After the closing, Herb C. Enterprises, Inc. notified Shell that rent should in the future be paid to it. Shell contended that the conveyance violated its right of first refusal, and demanded a conveyance of the Trailer & Truck Repair Co. property for $198,250. When no such conveyance was made, it filed the instant suit. The district court granted Shell's motion for summary judgment.1 Recognizing that Herb C. Enterprises, Inc. took subject to the Shell lease, the parties agreed in a consent order that Shell would pay $198,250 to Herb C. Enterprises, Inc., obtain title to the property, and retain title regardless of the outcome of any appeal. They further agreed that if the district court's judgment were ultimately affirmed, Shell would have no further obligation to the defendants. On the other hand, they also agreed that if the judgment ultimately entered were adverse to Shell, Shell would make an additional payment to whichever defendant is adjudicated to be entitled to such payment. They agreed that the payment would be calculated as follows:
(1) If it is finally adjudicated that Shell is entitled to the property on any basis under which Shell would pay more than $198,250 but not more than $400,000, then the additional payment will be the difference between such adjudicated amount and $198,250.
(2) If it is finally adjudicated that Shell is not entitled to the property, or if any adjudication is rendered under which Shell would theoretically pay more than $400,000 for the property, then Shell will be deemed to have exercised its purchase option provided for in Article 8 of the Lease dated May 8, 1970, at the exercise price of $400,000. The purchase price option will be deemed to have been exercised on and as of November 6, 1986. Thereupon, the additional payment will be the difference between $198,250 and $400,000, to wit: $201,750.
Lastly, the parties agreed that the transfer of the property to Shell under the consent order was without prejudice to the defendants' contentions on appeal, specifically preserving the contention that the proper remedy for the alleged violation of the right of first refusal is rescission of the original transfer from the Trailer & Truck Repair Co., Inc. to Herbert C. Enterprises, Inc. However, in accordance with the agreement that Shell was to keep the property no matter what, they agreed that if rescission were found appropriate, "the party from whom the property shall be deemed transferred to Shell shall receive any additional payment."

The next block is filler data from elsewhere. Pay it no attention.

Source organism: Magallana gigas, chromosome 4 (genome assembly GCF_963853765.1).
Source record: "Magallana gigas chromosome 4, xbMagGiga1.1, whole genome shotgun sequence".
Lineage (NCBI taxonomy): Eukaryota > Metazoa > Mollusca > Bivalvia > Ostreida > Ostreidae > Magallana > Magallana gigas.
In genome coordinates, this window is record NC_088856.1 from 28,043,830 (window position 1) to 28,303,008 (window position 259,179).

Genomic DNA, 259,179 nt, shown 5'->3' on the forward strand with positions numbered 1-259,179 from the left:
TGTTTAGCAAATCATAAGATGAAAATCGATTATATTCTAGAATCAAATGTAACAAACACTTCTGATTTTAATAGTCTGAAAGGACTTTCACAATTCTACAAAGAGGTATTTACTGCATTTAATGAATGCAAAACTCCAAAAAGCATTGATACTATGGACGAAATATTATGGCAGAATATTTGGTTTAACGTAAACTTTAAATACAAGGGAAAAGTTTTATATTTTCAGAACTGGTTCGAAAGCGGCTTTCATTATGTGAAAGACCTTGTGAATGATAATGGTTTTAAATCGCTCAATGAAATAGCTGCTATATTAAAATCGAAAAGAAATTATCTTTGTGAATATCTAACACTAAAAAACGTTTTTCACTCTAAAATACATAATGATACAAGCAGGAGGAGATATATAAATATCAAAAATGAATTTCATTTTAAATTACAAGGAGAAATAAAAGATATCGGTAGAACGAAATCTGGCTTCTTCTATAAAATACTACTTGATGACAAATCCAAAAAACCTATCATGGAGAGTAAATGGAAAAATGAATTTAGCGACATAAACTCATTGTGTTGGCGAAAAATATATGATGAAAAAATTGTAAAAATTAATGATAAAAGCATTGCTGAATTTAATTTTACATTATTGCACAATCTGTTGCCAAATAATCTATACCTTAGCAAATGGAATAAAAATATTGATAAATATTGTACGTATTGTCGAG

Thus, at bottom, two matters must be resolved on this appeal: (1) whether the appropriate payment for the Trailer & Truck Repair Co. property is the $198,250 allocated as part of the overall $2,500,000 sales price, the $400,000 purchase option price, or some amount between these two; (2) assuming that some additional payment is appropriate, whether Herb C. Enterprises, Inc. or Trailer & Truck Repair Co., Inc. is entitled to that additional payment.
In Guaclides v. Kruse, 67 N.J.Super. 348, 170 A.2d 488 (App.Div.), certif. denied 36 N.J. 32, 174 A.2d 658 (1961) a New Jersey appellate court dealt with a factual situation which we find to be indistinguishable from that before us. Guaclides agreed to purchase two tracts of contiguous lands from Kruse for $110,000. After the contract was executed, Guaclides discovered that Kruse's predecessor in title had apparently granted to Farmers Oil Supply Co. a right of first refusal to purchase a portion of one of the tracts upon which Farmers was operating a gasoline service station. Guaclides filed suit, seeking an abatement of the purchase price because the right of first refusal rendered the title to part of the entire premises unmarketable. Kruse counterclaimed for specific performance, and filed a third party-complaint against Farmers for a declaration that Farmers did not have an enforceable right of first refusal. Farmers counterclaimed against Kruse and Guaclides for specific performance. The Chancery Division dismissed Farmers' counterclaim and granted specific performance of the Kruse-Guaclides contract without abatement.